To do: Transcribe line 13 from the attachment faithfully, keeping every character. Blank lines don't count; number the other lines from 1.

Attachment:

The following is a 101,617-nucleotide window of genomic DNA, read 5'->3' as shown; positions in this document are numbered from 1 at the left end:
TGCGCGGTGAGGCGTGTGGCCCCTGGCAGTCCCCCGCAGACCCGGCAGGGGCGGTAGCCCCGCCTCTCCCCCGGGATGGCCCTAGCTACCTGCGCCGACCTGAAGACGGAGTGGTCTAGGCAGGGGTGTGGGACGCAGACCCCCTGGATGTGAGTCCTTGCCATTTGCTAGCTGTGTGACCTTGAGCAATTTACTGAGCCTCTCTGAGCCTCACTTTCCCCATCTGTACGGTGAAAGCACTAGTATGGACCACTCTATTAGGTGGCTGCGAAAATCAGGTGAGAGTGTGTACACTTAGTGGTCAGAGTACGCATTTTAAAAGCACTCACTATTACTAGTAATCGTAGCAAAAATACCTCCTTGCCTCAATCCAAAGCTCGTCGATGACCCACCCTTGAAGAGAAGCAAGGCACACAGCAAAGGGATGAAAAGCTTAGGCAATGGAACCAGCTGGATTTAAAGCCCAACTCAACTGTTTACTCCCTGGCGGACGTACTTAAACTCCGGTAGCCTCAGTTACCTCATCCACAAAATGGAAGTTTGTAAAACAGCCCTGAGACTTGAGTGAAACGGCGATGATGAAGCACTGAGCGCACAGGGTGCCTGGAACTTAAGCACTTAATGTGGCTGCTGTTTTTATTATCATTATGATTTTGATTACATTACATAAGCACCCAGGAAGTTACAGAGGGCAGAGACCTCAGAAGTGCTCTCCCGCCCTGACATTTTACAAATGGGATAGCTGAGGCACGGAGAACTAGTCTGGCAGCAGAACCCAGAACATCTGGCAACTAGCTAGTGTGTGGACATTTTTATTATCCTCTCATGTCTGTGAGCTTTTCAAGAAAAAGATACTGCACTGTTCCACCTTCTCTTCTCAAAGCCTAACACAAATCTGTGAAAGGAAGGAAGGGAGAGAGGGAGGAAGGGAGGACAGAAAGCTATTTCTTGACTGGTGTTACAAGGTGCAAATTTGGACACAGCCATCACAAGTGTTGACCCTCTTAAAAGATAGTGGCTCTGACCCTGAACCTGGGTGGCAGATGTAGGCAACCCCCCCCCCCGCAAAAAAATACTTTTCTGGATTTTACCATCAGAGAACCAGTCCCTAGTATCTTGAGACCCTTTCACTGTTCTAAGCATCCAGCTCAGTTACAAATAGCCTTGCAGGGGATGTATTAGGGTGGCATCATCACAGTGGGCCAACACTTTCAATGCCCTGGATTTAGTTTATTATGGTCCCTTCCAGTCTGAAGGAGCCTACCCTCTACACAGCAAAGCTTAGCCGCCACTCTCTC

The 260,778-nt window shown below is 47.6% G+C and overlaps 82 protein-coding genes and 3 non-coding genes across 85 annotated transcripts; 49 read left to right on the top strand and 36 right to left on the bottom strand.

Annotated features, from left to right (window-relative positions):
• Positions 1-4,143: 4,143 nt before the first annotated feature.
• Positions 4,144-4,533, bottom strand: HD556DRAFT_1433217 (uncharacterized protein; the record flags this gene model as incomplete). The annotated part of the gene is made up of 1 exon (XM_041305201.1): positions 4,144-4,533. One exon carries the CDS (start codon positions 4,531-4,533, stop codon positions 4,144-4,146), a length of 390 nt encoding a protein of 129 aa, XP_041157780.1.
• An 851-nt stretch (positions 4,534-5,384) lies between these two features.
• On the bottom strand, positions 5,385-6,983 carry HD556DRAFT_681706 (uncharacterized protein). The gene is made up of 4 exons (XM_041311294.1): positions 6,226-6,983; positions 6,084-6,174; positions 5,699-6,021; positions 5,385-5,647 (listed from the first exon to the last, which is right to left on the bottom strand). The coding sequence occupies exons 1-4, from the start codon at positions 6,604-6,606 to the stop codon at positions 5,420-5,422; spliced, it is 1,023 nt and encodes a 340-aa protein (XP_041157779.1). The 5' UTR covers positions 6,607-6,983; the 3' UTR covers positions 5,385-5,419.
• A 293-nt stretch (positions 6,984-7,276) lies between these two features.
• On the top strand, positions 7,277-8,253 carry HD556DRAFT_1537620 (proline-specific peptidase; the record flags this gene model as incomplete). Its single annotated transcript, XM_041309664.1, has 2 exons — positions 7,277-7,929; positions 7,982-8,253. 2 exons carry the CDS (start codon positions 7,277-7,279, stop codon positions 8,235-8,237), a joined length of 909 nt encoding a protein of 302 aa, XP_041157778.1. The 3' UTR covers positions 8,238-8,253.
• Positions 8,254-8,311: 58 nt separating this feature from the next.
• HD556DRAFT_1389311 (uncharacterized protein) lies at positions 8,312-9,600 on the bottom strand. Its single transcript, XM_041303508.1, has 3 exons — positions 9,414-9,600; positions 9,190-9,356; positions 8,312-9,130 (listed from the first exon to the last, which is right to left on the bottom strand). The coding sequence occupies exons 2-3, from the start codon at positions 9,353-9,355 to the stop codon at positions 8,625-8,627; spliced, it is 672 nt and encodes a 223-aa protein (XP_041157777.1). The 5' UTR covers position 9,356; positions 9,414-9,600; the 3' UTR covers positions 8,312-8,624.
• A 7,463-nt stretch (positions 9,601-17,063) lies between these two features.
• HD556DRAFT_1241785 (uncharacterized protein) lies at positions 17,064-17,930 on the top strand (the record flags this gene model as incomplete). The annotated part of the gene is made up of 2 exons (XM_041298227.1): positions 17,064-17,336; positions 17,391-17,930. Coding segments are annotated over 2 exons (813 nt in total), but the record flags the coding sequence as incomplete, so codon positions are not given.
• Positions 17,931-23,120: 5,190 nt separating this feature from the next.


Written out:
• A 7,463-nt stretch (positions 9,601-17,063) lies between these two features.